On the 787-9, there are individual controls to adjust the angle or designated profiles for sitting up and laying down. The flight attendants recommended just using the presets, as the individual controls were fussy. While working on my laptop and watching movies, I adjusted my seat to be something like a stretched-out recliner chair. For sleeping, I preferred a very slight incline on the bed.
I sleep on my stomach, and with my legs straight and arms resting just above my head, I juuuuust fit on the bed. Sitting in one of the front-row seats would have provided a larger foot well, which (while not longer) could have allowed me to get a bit more comfortable. Personal space feels much more open while sitting up; when the seats are reclined, the shoulder area (really, upper-torso area) is narrowed. Depending on how you sleep, this could get cramped.
I had an aisle seat, and despite my offers to retract my seat so he could pass more easily, my seat neighbor found it easier to just step over the extended bed when I was stretched out. If your neighbor is not the same way, you’ll run into a slight annoyance: the seats are slow to adjust between profiles. There wasn’t much privacy between the seats and we had a shared surface for drinks/snacks (or in my seatmate’s case, books and eyeglasses). The new Polaris seats have this all figured out, with much better privacy and aisle access, but that is currently only available on 777-300 flights.
One thing that got in the way? Additional bedding. Even though this is reduced from the original Polaris plans debuting earlier in 2017, I found myself with too many things in the way once my bed was extended. I needed the foot well for my feet, and since I used the gel pillow and just one blanket while sleeping, I had an additional pillow and blanket to stash. My messenger bag (with laptop, a book, etc.) took up most of the bottom well’s space, so switching from laying-down to sitting-up usually meant making sure that nothing was getting caught underneath the seat.
You’d think that with the pricetag, Polaris would also come with free internet access. Wifi for the flight was a little over $20 for a satellite connection, and of course, streaming services were blocked. However, I also couldn’t access non-intense services such as Discord for text-based chat (likely because it also allows voice chat). Though I found my way around this, it was an unnecessary hassle, as was having to transfer the wifi connection from one device to another. If you want to switch devices, you must log into your MileagePlus account. Only one connection can be active at a time, so my laptop was unconnected when my phone was connected, and vice versa. To switch to another device, you have to log in and click a button. If you have strong passwords but don’t use a password manager to take care of them, have fun typing something unwieldy over and over again.
I had a hard time getting connected on the way home and was even charged twice, but United refunded my dupe charge without a delay.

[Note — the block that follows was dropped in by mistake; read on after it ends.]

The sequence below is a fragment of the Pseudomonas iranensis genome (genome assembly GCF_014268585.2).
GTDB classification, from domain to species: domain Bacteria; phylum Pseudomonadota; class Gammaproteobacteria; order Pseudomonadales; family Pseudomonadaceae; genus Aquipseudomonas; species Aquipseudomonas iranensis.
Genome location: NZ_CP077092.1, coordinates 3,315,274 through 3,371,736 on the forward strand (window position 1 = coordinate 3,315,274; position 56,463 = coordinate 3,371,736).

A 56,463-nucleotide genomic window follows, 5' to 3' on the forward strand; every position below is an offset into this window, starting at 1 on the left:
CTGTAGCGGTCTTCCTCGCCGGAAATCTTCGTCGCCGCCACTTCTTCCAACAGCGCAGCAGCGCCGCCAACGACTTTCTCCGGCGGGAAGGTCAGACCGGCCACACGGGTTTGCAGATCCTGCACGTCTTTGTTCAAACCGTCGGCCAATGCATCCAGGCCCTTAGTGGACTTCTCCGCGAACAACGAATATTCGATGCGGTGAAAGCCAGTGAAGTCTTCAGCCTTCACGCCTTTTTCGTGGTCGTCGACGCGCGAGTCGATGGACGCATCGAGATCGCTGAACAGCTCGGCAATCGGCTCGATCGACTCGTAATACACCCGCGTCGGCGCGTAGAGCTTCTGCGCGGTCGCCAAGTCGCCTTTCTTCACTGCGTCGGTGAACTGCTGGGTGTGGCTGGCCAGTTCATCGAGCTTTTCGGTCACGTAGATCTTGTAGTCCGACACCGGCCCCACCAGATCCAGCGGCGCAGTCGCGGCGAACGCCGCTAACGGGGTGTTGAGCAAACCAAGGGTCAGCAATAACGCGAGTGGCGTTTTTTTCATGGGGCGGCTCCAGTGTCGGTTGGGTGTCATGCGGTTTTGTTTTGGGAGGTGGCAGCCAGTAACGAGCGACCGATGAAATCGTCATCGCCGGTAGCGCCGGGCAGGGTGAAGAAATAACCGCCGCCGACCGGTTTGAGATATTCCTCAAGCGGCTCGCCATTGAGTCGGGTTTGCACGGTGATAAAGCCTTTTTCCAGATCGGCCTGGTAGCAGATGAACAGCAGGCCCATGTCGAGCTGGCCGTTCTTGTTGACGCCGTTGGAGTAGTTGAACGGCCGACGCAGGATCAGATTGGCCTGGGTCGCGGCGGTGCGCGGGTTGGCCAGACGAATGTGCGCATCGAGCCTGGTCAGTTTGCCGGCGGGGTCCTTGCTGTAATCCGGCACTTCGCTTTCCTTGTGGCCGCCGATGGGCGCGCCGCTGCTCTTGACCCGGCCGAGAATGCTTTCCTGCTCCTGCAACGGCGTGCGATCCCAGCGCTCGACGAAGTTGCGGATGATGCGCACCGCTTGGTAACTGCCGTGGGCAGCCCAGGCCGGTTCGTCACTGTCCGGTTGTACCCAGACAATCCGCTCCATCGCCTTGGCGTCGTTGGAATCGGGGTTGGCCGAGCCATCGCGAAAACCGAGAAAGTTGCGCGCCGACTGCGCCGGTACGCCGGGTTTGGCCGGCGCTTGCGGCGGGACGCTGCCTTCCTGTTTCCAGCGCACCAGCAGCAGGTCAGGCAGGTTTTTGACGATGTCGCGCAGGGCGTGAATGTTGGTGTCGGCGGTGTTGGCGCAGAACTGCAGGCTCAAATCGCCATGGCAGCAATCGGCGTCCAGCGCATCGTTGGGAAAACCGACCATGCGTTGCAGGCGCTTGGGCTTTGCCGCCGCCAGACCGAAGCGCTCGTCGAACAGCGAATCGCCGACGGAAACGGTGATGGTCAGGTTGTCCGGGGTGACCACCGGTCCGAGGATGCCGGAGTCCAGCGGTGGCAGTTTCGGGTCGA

Airport staff was grumpy, but all airline crew I encountered were great. My Polaris flight attendants, though, were stellar; one of them was inspired by my remote business, as she had a designer sister who was unhappy with her work and needed a change. We had some great, meaningful conversations and I did not feel like “just a passenger” on the flight.
I’d be remiss to gloss over the trouble that others have had lately on United flights. Frankly, I lucked out. The most eventful thing on any of my flights was a band of toddlers with some parents who let them run wild, to the dismay of the flight crew. Is the airline perfect? No. But is every experience a hell ride? Nope.
Was it worth it?
Polaris is a big step up from United’s previous offerings! The price to upgrade seats is a bit steep (just north of $1k USD between MEL and LAX), but if you can offset that with credit card miles, it won’t sting so much.
Let’s be honest: I could get a much fancier meal and bedding for a thousand dollars. In fact, I’d think myself a little nuts for spending that much money on either.
I really, really waffled about the upgrade. I didn’t plan on it and was literally deciding a few hours before the flight. Rob encouraged me to treat myself, and just before checking out of our Airbnb and grabbing a ride to the airport, I upgraded.
Upgrading boarding classes is not a magical trick to make your travel perfect.
I still didn’t sleep very much, I didn’t get hungry on the economy version, and I was still running through LAX after the Polaris flight to catch my layover like everyone else (but more on that later). You’re still in a metal box in the air for long hours at a time, breathing the same air, hearing the same somehow-hyperactive-despite-zero-sleep kids scuttling about in the other classes. Being in a fancier seat doesn’t take any of that away.
But, I did feel more refreshed. I was in a better mood, looked a little more polished thanks to some of the amenities (hello, cleanser and toner!), and my body was very thankful to not be as cramped (bye, lower back pain!). Polaris felt like an experience, not just a run-of-the-mill flight.
I still don’t think I’d bother upgrading classes for a domestic or short flight, but for long-haul? I’ll have to get over those “not fancy enough” feels and earn some more miles, because I’d do it again.